David Stokes

In the aftermath of the horrific events of September 11, 2001, our government, in its infinite wisdom, formed a new entity. It would be an agency designed to protect us all – The Department of Homeland Security. I happen to know many wonderful people who work under its aegis, and I think it by and large serves a necessary purpose in these perilous times. But in the wrong hands, even good things can become bad.

The phrase “know your enemy” hearkens back to Sun Tzu’s classic work The Art of War, and represents self-evident wisdom. Everyone has enemies, as does every nation. You can tell a lot about people and peoples by their enemies. You can also tell a lot about them by those they describe and define as enemies.

The presidential oath, taken twice by President Obama due to a miscue from Chief Justice Roberts on Inauguration Day, simply talks about preserving, protecting, and defending the Constitution of the United States. All other similar oaths affirmed by members of Congress, the Cabinet, or even the Military, include the meatier phrase, “I will support and defend the Constitution of the United States against all enemies, foreign and domestic.”

“Against all enemies…”

Every culture contains a measure of “us” versus “them.” But what happens when the lines between “us” and “them” is blurred. Or worse – what about when “us” morphs into “them?”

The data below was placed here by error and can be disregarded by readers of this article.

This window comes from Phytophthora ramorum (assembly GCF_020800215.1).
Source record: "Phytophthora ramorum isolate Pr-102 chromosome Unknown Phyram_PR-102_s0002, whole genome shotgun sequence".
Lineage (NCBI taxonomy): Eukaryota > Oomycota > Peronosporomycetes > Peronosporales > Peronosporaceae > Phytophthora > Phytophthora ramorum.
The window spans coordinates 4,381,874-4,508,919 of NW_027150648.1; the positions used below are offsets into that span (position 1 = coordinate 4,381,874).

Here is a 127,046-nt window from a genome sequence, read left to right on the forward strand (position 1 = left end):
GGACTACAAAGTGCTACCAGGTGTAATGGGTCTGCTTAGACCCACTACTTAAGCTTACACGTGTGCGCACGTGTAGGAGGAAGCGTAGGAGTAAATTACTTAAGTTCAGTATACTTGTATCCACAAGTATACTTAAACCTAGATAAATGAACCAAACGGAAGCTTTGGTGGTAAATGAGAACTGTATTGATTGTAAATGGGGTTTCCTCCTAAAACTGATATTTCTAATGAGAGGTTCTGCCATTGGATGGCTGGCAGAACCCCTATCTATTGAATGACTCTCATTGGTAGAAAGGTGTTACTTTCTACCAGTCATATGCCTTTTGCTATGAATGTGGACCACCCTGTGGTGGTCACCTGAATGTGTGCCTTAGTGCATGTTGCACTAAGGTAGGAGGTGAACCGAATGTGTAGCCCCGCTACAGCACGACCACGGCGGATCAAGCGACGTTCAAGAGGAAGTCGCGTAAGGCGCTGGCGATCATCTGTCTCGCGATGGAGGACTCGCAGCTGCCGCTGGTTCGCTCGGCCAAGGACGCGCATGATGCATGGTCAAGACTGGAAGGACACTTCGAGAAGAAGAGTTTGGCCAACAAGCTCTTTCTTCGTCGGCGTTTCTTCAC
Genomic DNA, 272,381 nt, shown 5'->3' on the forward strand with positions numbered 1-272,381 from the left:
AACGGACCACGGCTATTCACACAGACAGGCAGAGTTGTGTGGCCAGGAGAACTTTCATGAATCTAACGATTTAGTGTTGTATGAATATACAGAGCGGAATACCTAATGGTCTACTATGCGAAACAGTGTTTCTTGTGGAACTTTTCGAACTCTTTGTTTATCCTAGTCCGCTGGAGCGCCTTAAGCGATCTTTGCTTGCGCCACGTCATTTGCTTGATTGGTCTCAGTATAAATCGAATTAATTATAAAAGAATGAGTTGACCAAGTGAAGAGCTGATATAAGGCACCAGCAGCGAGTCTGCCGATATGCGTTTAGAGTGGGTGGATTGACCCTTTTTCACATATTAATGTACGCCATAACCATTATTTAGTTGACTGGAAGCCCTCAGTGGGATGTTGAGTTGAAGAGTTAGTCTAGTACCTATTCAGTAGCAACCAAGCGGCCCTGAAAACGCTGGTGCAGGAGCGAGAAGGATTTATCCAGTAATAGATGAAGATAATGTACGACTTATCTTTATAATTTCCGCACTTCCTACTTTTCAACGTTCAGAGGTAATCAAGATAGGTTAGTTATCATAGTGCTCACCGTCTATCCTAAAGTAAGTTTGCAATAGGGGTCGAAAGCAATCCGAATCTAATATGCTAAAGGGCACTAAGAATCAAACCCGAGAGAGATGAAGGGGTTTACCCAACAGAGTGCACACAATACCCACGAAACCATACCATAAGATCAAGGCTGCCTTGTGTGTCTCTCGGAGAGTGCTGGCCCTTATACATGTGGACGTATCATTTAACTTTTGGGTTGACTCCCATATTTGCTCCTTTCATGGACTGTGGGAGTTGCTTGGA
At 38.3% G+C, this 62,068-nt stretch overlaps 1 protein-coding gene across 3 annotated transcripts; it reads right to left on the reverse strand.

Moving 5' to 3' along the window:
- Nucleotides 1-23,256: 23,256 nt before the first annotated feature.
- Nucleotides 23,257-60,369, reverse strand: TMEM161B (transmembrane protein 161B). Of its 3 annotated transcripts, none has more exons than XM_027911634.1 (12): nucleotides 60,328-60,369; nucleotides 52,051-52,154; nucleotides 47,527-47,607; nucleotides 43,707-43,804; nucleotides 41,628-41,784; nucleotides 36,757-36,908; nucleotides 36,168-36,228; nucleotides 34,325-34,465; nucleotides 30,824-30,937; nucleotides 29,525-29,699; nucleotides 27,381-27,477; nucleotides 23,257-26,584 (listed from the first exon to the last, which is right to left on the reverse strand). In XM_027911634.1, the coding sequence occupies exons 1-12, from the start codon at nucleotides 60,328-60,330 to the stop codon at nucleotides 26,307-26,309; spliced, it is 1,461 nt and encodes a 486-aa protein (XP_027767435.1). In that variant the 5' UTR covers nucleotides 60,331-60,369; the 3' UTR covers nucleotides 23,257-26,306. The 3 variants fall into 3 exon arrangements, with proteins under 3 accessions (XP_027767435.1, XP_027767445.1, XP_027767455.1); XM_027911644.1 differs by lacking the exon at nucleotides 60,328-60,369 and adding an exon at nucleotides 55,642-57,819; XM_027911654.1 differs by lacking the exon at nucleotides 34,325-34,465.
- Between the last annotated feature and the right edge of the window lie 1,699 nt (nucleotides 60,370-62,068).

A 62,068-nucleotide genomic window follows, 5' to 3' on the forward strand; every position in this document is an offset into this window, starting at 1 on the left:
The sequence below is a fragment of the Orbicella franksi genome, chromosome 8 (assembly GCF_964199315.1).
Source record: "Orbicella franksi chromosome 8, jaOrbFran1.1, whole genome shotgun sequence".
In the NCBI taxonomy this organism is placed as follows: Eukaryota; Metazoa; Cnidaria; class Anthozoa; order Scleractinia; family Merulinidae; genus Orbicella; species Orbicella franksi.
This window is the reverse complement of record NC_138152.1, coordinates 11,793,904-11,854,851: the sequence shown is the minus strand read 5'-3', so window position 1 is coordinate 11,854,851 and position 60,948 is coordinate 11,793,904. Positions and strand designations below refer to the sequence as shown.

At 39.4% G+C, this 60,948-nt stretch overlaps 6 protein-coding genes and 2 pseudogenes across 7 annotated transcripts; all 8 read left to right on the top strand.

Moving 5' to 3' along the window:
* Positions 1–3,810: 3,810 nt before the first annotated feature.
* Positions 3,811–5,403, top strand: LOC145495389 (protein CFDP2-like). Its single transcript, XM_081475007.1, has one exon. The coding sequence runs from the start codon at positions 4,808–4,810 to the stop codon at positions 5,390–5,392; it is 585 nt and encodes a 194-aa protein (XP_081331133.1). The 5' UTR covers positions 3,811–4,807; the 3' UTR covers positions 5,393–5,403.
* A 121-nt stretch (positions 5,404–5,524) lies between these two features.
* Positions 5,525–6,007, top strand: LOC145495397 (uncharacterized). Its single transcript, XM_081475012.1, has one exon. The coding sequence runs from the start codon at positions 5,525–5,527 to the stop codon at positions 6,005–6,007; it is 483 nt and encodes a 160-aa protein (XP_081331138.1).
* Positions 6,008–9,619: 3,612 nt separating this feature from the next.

My father in law passed away a little over a year ago after a long fight with cancer at the end of his valiant 81-year life. He was a good man – a decent man – someone who loved his family and paid his bills and went to church and owned a gun or two or three.

After I had the audacity to marry his daughter in May of 1976, Bob Holland and I settled quickly into to an awkward relationship with occasional tense moments. I was the Young Turk, he the sage advisor, though I did not always welcome his advice.

OK, in fairness, I never welcomed it.

We actually had similar values, even common faith. It was just in how we articulated things that the sparks sometimes flew. I was never a liberal in any sense of the word, but there was a way the old man had – an attitude about him – deep seated cultural and political opinions, that made me at times want to argue the “other view” even if absurd and not actually believed.

Think Archie Bunker and Meathead.


David Stokes

David R. Stokes is a best-selling author, pastor, columnist, and broadcaster. His latest book is a novel: CAPITOL LIMITED: A Story about John Kennedy and Richard Nixon. Based on a true story, it's about a unique moment in 1947, when Kennedy and Nixon shared